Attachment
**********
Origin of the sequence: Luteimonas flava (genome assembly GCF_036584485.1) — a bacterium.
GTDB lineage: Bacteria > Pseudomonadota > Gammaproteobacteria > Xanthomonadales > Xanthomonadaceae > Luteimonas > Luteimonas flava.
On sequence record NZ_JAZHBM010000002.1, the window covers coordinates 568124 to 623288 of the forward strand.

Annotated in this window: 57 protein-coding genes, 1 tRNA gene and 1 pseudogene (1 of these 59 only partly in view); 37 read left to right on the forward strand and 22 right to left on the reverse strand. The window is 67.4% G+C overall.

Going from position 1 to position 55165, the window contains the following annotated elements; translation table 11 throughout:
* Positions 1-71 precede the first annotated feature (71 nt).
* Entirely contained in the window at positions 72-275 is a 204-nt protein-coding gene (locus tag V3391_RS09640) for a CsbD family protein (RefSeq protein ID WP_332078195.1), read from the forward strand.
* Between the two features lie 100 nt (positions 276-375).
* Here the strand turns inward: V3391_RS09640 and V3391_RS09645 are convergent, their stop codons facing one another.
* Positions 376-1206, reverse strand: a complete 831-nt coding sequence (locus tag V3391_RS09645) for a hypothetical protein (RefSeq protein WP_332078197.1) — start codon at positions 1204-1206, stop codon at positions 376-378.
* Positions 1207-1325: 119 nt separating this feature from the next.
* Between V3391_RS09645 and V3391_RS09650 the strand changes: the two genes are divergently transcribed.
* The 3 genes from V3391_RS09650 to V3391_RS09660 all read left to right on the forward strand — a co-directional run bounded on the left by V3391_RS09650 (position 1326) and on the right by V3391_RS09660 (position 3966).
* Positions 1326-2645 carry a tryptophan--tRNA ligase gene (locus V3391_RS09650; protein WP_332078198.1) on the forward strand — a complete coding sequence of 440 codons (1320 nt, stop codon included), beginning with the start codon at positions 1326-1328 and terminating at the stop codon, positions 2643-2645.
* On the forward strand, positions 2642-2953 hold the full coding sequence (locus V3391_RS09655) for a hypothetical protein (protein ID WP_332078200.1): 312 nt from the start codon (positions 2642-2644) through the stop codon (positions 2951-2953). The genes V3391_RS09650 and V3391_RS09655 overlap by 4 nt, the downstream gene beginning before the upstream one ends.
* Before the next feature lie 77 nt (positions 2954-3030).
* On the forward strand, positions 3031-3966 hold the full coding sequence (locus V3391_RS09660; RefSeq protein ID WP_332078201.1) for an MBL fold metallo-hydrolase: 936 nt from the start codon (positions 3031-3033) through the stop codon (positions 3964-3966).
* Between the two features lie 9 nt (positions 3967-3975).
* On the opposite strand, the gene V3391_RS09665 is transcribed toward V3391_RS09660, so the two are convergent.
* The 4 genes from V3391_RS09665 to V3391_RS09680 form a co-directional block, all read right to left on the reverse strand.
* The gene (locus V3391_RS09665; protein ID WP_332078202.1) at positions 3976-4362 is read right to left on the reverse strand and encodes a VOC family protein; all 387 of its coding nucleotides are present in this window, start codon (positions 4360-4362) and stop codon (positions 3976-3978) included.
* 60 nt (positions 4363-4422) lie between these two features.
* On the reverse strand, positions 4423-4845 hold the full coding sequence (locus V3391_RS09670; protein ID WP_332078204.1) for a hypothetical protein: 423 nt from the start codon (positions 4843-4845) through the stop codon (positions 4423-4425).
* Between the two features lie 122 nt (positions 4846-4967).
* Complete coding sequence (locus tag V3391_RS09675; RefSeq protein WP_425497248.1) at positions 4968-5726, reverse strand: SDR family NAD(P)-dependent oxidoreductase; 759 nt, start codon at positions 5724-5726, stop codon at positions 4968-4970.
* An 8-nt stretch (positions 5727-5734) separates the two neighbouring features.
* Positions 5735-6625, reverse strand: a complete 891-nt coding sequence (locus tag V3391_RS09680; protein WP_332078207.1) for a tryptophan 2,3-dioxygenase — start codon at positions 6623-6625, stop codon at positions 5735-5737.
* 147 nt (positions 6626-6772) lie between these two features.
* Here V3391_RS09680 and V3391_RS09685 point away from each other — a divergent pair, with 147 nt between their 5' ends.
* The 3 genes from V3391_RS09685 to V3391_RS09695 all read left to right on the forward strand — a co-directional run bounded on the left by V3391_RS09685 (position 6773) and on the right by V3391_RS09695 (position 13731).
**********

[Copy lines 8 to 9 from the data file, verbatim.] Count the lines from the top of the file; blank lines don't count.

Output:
* Between the two features lie 100 nt (positions 276-375).
* Here the strand turns inward: V3391_RS09640 and V3391_RS09645 are convergent, their stop codons facing one another.